Update: President Biden met with governors from Western states Wednesday to discuss new measures to contain wildfires as this year’s fire season could be one for the record books amid the latest historic heat wave and megadrought.
“We know this is becoming a regular cycle and we know it’s getting worse,” Biden said at the meeting. “The truth is, we’re playing catch-up. This is an area that’s been under-resourced, but that’s going to change if we have anything to do with it.”
“Wildfires are not a partisan phenomenon,” Biden added. “We need a coordinated, comprehensive response… an we want to know what you, the states and localities and tribal governments, those on the frontlines, are facing in this danger, and what you think would help the most.”
Biden said the government has “to act fast” in containing and preventing wildfires, adding that, “We’re late in the game here.”
The president addressed the wage issue among federal firefighters by increasing their minimum wage from $13 per hour to $15. As we noted below, Biden last week called $13 “ridiculously low.”
He said more federal firefighter positions would become permanent rather than seasonal “so that when fires aren’t burning, we have a workforce of experienced hands enhancing our forest management, reducing the risks of future fire seasons.”
For the fiscal year 2022, the Biden administration is requesting $30 billion for wildfire management and relief and a 62% rise in hazardous fuels treatment funding.
* * *
President Biden is expected to meet with governors of Western states as a megadrought, fallow lands, water shortages, and the latest heat dome has created perfect conditions for another devastating wildfire season.
Biden will meet with governors, including California Gov. Gavin Newsom, to potentially boost federal funding to fight fires, according to Los Angeles Times.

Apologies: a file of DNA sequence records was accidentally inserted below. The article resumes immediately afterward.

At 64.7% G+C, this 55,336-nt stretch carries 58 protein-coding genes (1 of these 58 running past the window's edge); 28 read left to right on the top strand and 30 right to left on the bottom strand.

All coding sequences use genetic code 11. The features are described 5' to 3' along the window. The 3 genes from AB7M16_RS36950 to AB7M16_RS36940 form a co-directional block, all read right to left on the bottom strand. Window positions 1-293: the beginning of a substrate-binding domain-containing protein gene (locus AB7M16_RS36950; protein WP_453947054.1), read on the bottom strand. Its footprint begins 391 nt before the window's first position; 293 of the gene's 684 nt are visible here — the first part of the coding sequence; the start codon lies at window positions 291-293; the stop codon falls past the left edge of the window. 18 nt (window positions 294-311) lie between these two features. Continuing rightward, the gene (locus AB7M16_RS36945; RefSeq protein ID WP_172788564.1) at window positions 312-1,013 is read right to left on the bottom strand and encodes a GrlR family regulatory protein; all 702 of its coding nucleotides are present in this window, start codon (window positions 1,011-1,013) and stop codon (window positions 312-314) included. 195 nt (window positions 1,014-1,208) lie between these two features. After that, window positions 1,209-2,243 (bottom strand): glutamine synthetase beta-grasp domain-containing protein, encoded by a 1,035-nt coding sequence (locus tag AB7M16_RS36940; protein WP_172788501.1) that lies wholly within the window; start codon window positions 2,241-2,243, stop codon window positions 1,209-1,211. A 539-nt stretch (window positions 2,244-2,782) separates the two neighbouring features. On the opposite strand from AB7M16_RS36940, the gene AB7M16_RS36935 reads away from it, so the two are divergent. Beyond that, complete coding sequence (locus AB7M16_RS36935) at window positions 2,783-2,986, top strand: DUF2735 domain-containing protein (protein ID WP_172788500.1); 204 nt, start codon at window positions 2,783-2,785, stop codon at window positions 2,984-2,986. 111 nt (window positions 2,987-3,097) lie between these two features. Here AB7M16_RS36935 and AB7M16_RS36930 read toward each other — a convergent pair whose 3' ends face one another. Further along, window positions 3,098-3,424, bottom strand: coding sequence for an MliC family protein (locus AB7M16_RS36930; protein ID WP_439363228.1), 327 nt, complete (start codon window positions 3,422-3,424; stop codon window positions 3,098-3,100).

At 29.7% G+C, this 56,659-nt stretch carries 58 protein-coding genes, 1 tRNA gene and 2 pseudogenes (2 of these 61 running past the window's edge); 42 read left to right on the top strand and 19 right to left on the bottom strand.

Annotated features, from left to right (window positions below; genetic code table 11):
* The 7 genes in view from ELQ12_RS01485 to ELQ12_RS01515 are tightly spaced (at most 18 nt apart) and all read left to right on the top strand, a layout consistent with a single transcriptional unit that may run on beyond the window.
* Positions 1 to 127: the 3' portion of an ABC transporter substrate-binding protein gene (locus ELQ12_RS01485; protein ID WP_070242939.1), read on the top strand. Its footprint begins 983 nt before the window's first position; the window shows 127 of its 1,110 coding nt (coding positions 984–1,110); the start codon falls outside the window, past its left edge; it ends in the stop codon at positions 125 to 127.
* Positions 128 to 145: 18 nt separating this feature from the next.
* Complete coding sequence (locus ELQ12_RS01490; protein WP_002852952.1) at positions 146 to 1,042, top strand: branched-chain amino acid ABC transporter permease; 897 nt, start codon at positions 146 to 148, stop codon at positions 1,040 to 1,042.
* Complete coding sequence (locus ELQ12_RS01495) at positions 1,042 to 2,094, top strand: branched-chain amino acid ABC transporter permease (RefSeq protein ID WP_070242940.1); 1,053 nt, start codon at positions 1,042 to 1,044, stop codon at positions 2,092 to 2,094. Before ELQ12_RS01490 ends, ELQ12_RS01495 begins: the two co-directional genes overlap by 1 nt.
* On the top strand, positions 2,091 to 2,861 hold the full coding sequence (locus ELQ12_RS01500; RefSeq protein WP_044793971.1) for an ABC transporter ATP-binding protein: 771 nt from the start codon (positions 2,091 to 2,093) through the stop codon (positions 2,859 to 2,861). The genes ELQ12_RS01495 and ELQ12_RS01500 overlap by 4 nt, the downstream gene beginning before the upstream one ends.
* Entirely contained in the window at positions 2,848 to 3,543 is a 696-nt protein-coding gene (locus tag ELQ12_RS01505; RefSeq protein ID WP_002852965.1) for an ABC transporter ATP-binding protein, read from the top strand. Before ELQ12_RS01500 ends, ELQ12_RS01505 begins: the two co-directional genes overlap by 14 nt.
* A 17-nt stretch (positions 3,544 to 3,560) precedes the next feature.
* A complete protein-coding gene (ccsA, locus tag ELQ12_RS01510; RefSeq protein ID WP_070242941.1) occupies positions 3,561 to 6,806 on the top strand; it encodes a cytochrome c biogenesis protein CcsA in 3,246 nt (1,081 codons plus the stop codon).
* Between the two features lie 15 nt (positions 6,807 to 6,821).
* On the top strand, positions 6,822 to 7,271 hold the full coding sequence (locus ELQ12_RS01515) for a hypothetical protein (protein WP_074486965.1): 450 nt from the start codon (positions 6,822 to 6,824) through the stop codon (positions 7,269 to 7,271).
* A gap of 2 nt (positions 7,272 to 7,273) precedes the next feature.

At the moment, a 13,000-acre wildfire has erupted in Northern California and continues to expand. Preliminary reports suggest the Lava Fire, burning west of Mount Shasta, is only 20% contained.
Western governors are expecting more funding from the federal government after former President Trump frequently criticized them for mismanaging their forests by neglecting to remove brush.
The meeting comes as the U.S. Forest Service and the Bureau of Land Management are experiencing labor shortages due to low pay. Many state and local fire departments are exhausted from last year’s record-breaking fire season in California.
Last week, the National Interagency Fire Center, based in Boise, Idaho, increased national preparedness to level 4 on a 1 to 5 scale, saying this is the second earliest it had reached that point.
Jim Whittington, an expert in wildland fire response, expects labor shortages to overwhelm fire crews this year as this season could be dangerous.
“We’re at a point where we’re simply going to be overwhelmed year after year going forward given the current systems we have in place.
“We really need to look at the way we staff and work wildland fires, the way we fund them, and the way we take care of our people. We need a full reset,” Whittington said.
The meeting with Biden and governors could result in better wages and benefits for firefighters. The president last week was outraged when he was told firefighters earn so little.
“That’s a ridiculously low salary,” the president said in the Roosevelt Room in the White House during a meeting with top officials.
Grassroots Wildland Firefighters, a group that advocates for better pay and working conditions for federal firefighters, said people risk their lives for public safety and deserve better pay.
Ahead of fire season, in early May, Robert Baird, chief for the U.S. Forest Service Pacific Southwest Region, warned of “millions of dying trees and all of those pose hazards across California for all of us.”
In response, CALFIRE has already prepared for what could be a fiery year. The agency ramped up personnel and equipment to expand its reach across the state.
PG&E’s chief risk officer Sumeet Singh is also preparing for what could be a dangerous year. He recently told WSJ that customers could experience increased rolling blackouts this summer as parts of the grid would have to be shut off to prevent fires.
June is typically the month the wildfire season begins in California. The state, along with the Western half of the US, has been plagued with a megadrought that has produced an ample amount of fuels, such as brush and dead trees.
So what it looks like is that Biden will speak with governors from Western states today and could result in additional federal funding, personnel, and or equipment to combat future fires.